Tuesday, July 11, 2006

Chickadees, Titmice and DNA

The current issue of Birding magazine has some interesting notes about recent research on chickadees, titmice, and other members of the Paridae family. (The report in Birding summarizes a study published last year in The Auk.) Researchers determined that the genus Parus, which used to contain all chickadees, titmice, and related species, should in fact be broken into multiple genera. The suggested division includes Poecile (chickadees) and Baeolophus (titmice) in North America. Eurasian and African tits are now divided into Parus, Lophanes, Periparus, and Cyanistes. The split of New World chickadees and titmice into the Poecile and Baeolophus genera is not new; the AOU recognized the split in 1998.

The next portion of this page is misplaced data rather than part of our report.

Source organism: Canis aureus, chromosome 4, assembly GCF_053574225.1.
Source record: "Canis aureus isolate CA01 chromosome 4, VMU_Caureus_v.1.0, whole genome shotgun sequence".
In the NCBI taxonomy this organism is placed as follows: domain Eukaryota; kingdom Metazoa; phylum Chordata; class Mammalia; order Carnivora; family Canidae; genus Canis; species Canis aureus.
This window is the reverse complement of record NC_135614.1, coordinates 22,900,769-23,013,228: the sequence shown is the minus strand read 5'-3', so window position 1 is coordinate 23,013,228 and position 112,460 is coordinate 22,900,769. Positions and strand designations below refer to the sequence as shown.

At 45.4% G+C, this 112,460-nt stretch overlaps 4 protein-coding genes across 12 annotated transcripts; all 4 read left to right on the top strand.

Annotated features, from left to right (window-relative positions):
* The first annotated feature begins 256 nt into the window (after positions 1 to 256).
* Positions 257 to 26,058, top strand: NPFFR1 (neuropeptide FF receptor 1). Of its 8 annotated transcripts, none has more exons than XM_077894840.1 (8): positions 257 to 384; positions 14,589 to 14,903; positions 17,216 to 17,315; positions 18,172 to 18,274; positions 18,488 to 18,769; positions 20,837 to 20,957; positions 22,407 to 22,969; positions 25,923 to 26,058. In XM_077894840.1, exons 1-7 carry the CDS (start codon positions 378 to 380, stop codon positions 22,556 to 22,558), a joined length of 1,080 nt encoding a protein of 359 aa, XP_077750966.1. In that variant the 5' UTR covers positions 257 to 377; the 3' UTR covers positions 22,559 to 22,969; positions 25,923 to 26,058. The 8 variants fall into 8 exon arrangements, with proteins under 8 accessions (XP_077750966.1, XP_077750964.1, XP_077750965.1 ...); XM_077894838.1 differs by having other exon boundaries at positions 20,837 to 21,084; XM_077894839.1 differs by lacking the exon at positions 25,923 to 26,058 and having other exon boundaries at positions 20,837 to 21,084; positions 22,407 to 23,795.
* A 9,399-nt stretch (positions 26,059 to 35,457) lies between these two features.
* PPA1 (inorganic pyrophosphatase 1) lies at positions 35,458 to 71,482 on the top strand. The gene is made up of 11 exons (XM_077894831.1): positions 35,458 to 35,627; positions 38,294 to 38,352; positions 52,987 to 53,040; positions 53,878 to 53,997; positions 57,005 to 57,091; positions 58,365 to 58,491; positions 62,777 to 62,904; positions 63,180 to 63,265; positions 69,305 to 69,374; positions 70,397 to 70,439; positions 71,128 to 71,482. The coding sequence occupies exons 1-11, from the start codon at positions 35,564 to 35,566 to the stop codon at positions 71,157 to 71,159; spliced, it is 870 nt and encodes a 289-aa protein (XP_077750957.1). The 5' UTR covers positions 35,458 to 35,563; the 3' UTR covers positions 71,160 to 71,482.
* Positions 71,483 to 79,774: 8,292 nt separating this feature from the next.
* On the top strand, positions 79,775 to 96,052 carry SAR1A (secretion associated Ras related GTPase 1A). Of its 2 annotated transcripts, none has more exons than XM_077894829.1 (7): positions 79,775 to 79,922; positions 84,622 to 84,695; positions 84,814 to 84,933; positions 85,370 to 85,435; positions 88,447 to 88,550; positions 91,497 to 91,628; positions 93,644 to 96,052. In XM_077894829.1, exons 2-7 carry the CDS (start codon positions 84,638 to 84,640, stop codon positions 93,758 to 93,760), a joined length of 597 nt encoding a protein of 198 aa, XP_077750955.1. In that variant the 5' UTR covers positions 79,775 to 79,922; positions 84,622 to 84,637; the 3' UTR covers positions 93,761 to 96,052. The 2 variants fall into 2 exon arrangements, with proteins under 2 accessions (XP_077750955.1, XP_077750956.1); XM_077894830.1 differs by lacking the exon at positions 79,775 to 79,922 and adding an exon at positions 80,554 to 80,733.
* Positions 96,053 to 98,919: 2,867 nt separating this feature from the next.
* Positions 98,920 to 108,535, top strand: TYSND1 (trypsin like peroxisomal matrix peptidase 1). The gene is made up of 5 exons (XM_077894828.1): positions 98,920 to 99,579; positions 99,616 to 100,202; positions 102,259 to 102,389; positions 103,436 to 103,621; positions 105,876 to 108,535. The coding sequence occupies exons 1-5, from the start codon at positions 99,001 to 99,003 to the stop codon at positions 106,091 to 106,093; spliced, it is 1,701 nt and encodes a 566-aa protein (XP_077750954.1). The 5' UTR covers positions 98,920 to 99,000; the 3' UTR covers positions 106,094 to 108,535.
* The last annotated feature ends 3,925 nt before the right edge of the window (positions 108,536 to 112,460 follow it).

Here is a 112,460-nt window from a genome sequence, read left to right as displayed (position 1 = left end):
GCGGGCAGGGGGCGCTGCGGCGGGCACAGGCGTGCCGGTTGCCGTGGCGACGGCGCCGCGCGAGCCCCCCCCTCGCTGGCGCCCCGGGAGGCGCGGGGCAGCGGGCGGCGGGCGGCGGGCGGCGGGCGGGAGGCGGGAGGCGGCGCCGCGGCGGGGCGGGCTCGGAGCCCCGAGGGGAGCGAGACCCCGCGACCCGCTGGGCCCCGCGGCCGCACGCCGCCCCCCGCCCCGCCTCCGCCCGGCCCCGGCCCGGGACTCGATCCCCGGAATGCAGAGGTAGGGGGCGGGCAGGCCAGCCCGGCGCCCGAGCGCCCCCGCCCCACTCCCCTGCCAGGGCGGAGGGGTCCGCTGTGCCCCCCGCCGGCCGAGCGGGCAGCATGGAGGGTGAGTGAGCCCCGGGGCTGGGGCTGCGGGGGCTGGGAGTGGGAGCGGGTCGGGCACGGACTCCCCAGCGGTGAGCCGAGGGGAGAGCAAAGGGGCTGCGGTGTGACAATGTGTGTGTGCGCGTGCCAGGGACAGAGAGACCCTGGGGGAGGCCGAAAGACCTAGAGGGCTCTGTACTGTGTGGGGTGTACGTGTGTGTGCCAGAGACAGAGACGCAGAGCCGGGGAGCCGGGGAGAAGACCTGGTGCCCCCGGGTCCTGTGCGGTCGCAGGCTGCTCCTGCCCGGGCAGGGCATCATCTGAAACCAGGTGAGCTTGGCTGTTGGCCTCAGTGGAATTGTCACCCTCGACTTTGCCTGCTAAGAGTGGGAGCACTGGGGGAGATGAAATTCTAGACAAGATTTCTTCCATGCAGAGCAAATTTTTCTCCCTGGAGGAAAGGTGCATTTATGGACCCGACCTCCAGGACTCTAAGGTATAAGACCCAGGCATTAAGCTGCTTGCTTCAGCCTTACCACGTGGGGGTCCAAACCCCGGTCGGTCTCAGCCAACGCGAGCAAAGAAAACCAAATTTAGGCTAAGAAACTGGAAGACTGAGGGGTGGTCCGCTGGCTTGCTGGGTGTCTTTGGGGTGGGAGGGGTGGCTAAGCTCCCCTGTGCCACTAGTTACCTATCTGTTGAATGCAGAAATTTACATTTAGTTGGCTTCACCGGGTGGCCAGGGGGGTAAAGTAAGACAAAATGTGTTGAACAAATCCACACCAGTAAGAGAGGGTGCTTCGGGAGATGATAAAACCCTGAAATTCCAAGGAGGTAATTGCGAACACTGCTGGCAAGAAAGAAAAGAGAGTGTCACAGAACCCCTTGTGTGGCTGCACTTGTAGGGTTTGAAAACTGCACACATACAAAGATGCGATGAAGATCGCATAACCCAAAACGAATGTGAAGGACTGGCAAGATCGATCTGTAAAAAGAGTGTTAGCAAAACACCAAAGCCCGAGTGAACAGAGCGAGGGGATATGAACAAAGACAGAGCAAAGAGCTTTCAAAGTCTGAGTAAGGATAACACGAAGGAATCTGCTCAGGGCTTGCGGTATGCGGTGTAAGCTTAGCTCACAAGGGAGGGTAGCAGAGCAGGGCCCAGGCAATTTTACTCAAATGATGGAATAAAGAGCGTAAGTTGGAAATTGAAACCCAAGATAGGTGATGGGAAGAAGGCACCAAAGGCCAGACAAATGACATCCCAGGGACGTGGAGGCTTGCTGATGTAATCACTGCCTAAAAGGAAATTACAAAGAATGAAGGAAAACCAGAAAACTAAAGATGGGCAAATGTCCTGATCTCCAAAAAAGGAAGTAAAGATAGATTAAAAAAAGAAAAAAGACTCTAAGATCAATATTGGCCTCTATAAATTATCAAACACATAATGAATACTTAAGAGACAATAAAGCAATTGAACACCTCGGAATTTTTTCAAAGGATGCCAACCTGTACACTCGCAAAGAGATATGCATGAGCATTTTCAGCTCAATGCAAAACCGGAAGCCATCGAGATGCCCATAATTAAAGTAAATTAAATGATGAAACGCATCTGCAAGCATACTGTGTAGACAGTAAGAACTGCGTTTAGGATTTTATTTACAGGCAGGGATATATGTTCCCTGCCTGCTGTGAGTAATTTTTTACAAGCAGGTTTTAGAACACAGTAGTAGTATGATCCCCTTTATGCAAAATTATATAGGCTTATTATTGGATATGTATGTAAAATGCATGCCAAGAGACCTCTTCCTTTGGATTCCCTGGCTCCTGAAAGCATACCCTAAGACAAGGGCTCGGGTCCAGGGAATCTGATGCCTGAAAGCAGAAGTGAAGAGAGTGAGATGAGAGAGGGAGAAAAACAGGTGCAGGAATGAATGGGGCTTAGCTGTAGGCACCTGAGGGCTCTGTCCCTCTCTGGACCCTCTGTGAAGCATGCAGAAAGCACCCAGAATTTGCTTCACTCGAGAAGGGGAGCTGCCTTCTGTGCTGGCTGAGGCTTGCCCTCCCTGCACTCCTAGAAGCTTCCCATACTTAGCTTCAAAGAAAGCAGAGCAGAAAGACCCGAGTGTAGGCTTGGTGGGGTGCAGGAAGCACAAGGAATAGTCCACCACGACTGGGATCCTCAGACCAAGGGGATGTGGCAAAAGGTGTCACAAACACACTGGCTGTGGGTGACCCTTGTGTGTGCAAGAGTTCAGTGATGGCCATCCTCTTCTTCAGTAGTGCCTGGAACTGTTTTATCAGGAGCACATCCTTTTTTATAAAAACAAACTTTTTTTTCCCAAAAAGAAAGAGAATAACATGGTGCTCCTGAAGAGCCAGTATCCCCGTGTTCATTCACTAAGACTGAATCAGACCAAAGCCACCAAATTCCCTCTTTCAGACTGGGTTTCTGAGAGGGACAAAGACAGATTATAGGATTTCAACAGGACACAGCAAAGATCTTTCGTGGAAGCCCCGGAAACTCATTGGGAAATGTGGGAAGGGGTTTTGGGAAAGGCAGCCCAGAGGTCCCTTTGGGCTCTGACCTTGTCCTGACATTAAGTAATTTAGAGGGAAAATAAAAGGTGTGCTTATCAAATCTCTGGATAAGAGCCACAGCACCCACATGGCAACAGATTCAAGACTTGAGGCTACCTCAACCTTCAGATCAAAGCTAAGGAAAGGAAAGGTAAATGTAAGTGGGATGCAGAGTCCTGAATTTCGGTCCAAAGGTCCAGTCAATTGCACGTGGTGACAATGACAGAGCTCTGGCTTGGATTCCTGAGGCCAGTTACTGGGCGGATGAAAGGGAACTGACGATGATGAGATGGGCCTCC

For North American birders, the results regarding chickadees are intriguing. Though the black-capped chickadee and carolina chickadee interbreed and are similar enough in appearance to make identification difficult, they are not as closely related as one might think. Instead, black-capped is more closely related to the mountain chickadee. Among carolina chickadees, there are significant genetic differences between the two subspecies, the eastern extimus and the carolinensis subspecies in Louisiana. Whether that would be enough to call for a species split is not addressed in the Birding summary.